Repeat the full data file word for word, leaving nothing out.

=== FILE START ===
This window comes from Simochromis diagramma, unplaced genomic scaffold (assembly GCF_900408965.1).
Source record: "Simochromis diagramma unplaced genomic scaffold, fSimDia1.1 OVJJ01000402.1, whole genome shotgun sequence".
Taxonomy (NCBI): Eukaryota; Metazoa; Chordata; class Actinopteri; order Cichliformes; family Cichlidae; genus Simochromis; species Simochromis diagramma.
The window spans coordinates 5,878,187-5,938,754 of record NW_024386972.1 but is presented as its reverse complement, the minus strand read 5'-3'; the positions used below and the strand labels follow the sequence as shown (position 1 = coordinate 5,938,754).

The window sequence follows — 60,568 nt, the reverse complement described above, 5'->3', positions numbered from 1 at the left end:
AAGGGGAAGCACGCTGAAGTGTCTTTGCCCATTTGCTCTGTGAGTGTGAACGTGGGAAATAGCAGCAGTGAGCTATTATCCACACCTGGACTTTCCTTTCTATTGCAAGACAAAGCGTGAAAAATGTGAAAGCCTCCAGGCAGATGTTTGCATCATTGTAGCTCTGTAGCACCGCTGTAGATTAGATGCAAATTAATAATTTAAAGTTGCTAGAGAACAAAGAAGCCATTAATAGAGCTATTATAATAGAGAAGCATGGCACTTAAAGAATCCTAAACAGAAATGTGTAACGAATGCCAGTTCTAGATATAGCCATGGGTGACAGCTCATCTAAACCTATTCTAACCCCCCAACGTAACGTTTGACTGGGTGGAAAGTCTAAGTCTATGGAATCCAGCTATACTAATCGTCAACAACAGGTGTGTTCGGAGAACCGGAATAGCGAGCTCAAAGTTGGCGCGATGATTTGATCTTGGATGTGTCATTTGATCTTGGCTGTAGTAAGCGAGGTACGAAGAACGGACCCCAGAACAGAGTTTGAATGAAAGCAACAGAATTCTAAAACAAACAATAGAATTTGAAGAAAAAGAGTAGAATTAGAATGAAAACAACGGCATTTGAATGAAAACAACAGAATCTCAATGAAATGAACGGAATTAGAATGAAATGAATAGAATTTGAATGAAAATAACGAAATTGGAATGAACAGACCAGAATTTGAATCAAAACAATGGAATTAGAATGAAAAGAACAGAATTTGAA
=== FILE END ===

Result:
This window comes from Simochromis diagramma, unplaced genomic scaffold (assembly GCF_900408965.1).
Source record: "Simochromis diagramma unplaced genomic scaffold, fSimDia1.1 OVJJ01000402.1, whole genome shotgun sequence".
Taxonomy (NCBI): Eukaryota; Metazoa; Chordata; class Actinopteri; order Cichliformes; family Cichlidae; genus Simochromis; species Simochromis diagramma.
The window spans coordinates 5,878,187-5,938,754 of record NW_024386972.1 but is presented as its reverse complement, the minus strand read 5'-3'; the positions used below and the strand labels follow the sequence as shown (position 1 = coordinate 5,938,754).

The window sequence follows — 60,568 nt, the reverse complement described above, 5'->3', positions numbered from 1 at the left end:
AAGGGGAAGCACGCTGAAGTGTCTTTGCCCATTTGCTCTGTGAGTGTGAACGTGGGAAATAGCAGCAGTGAGCTATTATCCACACCTGGACTTTCCTTTCTATTGCAAGACAAAGCGTGAAAAATGTGAAAGCCTCCAGGCAGATGTTTGCATCATTGTAGCTCTGTAGCACCGCTGTAGATTAGATGCAAATTAATAATTTAAAGTTGCTAGAGAACAAAGAAGCCATTAATAGAGCTATTATAATAGAGAAGCATGGCACTTAAAGAATCCTAAACAGAAATGTGTAACGAATGCCAGTTCTAGATATAGCCATGGGTGACAGCTCATCTAAACCTATTCTAACCCCCCAACGTAACGTTTGACTGGGTGGAAAGTCTAAGTCTATGGAATCCAGCTATACTAATCGTCAACAACAGGTGTGTTCGGAGAACCGGAATAGCGAGCTCAAAGTTGGCGCGATGATTTGATCTTGGATGTGTCATTTGATCTTGGCTGTAGTAAGCGAGGTACGAAGAACGGACCCCAGAACAGAGTTTGAATGAAAGCAACAGAATTCTAAAACAAACAATAGAATTTGAAGAAAAAGAGTAGAATTAGAATGAAAACAACGGCATTTGAATGAAAACAACAGAATCTCAATGAAATGAACGGAATTAGAATGAAATGAATAGAATTTGAATGAAAATAACGAAATTGGAATGAACAGACCAGAATTTGAATCAAAACAATGGAATTAGAATGAAAAGAACAGAATTTGAA